Tuesday, January 15, 2013

Keep Looking Up, It's a Blimp

Sometimes it pays to look up.Yesterday off in the distance I saw an odd shaped item getting closer and closer. When I noticed it was a blimp I grabbed my camera to take a photo. The navy blimp was flying right over Lecanto, Florida about 2 pm yesterday. Even though it looked like it was going slow compared to a plane, I barely had time to get a few photos before it moved out of sight. The wind was blowing from the southwest and it was helping propel the blimp forward at a goodly rate of speed.

Later Gary told me he heard on the news the Navy blimp will be flying over Florida for several months. Apparently a blimp is considered a cost efficient or 'green' air reconnaissance method of transportation. A blimp, or airship, uses approximately 10 to 12 gallons of fuel per  hour compared to a jet or airplane that's a very small amount of fuel. When a blimp or airship is mentioned people usually think of the Hindenburg disaster but airships are no longer filled with hydrogen but instead now use helium which isn't flammable.

Before and during World War II airships were used for anti submarine detection in patrolling both the Atlantic and Pacific ocean areas. After fifty years the Navy has resumed the airship programSome interesting facts from wikipedia for the navy blimp are:

General characteristics
  • Crew: 9-10
  • Length: 251 ft 8 in (76.73 m)
  • Diameter: 57 ft 10 in (17.63 m)
  • Volume: 425,000 ft3 (12,043 m3)
  • Useful lift: 7,770 lb (3,524 kg)
  • Powerplant: 2 × Pratt & Whitney R-1340-AN-2 radials, 425 hp (317 kW) each each
  • Maximum speed: 78 mph (125 km/h)
  • Cruise speed: 58 mph (93 km/h)
  • Range: 2,205 miles (3,537 km)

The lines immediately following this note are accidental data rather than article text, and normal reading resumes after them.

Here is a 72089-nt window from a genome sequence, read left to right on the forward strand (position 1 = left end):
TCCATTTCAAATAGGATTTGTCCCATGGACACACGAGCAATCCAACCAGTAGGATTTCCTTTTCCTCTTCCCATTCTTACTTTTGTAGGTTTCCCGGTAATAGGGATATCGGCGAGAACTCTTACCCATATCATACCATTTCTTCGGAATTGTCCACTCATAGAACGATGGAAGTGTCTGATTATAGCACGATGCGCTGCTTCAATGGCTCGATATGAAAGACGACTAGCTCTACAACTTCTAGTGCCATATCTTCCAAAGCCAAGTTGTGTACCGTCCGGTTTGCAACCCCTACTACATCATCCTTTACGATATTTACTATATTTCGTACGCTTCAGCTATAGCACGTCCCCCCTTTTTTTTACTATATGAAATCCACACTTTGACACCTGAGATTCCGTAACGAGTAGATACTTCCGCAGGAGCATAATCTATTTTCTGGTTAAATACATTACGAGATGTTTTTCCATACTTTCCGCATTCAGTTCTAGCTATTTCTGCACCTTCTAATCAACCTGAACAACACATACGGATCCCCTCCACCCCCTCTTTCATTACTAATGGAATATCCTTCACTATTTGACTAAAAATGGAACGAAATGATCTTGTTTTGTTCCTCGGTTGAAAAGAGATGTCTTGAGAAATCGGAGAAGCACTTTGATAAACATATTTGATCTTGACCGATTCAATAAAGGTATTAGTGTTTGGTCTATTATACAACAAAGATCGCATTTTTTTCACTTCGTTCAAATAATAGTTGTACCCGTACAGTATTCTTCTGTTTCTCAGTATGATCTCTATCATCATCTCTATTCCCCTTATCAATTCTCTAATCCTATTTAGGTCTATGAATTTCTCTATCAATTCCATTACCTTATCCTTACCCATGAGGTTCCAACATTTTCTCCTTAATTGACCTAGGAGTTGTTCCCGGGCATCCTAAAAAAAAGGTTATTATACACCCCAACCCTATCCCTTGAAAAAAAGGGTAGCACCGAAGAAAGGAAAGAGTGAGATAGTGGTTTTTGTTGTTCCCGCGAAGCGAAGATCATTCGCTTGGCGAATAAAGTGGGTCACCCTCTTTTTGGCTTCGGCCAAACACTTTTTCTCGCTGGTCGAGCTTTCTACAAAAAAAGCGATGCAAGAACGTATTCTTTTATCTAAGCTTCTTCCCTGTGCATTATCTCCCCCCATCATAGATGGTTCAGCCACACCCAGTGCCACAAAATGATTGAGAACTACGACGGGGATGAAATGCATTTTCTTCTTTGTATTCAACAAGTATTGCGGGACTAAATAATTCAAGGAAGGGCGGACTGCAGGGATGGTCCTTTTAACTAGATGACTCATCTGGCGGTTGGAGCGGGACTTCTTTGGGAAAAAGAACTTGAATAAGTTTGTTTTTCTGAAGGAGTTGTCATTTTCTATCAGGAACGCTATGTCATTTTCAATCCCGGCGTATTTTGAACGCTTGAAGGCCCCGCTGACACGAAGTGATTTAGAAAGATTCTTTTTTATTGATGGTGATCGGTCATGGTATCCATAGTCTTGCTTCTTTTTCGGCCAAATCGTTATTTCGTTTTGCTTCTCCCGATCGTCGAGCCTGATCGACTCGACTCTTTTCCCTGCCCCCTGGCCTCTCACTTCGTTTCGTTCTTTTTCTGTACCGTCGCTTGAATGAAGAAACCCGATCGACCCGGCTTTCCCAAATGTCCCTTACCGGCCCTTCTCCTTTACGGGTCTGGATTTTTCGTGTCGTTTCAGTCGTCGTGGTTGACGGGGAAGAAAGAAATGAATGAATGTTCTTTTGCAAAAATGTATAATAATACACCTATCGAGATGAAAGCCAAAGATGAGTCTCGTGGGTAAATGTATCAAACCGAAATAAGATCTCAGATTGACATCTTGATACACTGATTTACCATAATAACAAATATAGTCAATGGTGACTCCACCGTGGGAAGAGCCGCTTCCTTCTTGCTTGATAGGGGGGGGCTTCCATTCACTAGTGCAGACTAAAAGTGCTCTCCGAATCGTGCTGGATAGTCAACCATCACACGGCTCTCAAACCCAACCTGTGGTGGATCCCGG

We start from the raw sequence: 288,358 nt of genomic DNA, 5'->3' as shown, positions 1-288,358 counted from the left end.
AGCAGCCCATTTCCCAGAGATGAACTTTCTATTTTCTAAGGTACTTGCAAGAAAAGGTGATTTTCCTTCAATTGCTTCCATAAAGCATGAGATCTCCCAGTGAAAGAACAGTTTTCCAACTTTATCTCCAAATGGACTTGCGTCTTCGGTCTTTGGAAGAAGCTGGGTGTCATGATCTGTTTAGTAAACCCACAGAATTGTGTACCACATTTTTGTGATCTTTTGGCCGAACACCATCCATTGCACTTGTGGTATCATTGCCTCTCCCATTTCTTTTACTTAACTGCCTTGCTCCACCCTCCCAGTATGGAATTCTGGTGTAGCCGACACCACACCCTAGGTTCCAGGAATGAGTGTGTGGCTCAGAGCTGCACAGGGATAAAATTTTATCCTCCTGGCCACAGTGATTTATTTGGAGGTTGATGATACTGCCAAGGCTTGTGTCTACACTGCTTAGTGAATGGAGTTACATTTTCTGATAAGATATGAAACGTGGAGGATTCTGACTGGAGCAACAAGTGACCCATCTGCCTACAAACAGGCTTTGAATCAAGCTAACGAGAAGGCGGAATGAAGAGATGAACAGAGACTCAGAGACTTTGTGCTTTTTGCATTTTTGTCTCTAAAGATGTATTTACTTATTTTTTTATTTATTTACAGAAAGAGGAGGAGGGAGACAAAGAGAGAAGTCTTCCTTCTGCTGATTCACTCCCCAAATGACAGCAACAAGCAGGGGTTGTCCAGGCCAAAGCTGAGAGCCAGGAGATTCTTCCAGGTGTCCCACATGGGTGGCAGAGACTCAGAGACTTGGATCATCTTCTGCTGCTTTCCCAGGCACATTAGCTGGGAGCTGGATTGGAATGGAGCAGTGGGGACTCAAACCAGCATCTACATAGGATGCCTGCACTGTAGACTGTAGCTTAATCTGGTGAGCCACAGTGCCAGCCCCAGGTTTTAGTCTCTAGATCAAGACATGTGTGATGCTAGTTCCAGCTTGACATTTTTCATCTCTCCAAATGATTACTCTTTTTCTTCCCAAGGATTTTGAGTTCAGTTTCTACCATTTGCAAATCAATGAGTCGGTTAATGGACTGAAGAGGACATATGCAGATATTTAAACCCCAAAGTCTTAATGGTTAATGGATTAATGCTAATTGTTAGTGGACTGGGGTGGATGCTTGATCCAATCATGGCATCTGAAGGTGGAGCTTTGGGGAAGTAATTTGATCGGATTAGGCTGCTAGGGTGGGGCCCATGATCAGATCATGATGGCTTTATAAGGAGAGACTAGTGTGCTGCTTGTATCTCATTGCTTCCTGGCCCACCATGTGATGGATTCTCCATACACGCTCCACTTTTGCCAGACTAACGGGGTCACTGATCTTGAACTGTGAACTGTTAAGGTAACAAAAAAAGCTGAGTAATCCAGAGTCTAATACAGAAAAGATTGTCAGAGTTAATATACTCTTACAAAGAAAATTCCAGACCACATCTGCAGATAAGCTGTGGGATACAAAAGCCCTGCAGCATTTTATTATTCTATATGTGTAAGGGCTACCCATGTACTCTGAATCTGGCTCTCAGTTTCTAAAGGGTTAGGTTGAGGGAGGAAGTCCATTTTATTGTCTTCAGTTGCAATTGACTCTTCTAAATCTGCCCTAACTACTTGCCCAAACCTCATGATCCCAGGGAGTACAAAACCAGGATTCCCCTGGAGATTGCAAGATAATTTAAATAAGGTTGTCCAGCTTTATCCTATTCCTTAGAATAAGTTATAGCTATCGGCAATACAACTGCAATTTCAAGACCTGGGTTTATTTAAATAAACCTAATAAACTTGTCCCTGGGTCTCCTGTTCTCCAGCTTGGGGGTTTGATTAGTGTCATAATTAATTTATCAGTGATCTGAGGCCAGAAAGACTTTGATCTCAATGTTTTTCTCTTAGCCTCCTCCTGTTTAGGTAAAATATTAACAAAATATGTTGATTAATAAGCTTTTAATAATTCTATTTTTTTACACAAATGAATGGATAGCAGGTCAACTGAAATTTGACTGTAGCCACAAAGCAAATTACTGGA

• Endurance: 38 hours  12 min

In this photo is the gondola where the crew of the airship are located. For more information and animated diagrams about airship parts and propulsion please check out the link to How Stuff Works information about blimps. Keep looking up, you never know what you might see or learn. Thanks for reading and for all your comments.


  1. Hello Linda:
    What a very splendid and informative post. Before now we had never heard an airship referred to as a 'blimp' which, we imagine, must be a particularly American term. But what fun it is.

  2. I didn't know the Navy had blimps! Also didn't know they moved that fast. When you are on the ground they do appear to be going so slow. I haven't seen one in a number of years.

  3. A fun and informative post, Linda. I've always wanted to ride in a blimp. Some of our Navy friends have and say it's an amazing experience.

  4. How neat that you got to see a blimp! I think I saw one when U was very younf and we were still living in the mid west! Of course we see them on tv every Superbowl.

  5. The Hindenburg disaster really slowed the blimp business which is part of why they are so interesting to us now. I wish they would come back in style if they save fuel. Kudos to the Navy for using them.

  6. fantastically fun to watch them. You have added so much good information. I also did not know that they are in use for anything but advertising.

  7. I have never seen a blimp except on documentaries. Thank you for this post.

  8. I guess they would be quieter than planes too. I heard somewhere that helium can't be man made and is running out? Hope that's not right as I imagine it would take alot to fill a blimp.

  9. It's pretty bad when blogger looses my own comments on my own blog, bah humbug

    I had a comment to each of you and he was there and now it's gone, what in the heck is happening.

    Maybe it's in the airship?

    anyway thanks for all your comments, I learned so much about blimps just because I saw one.


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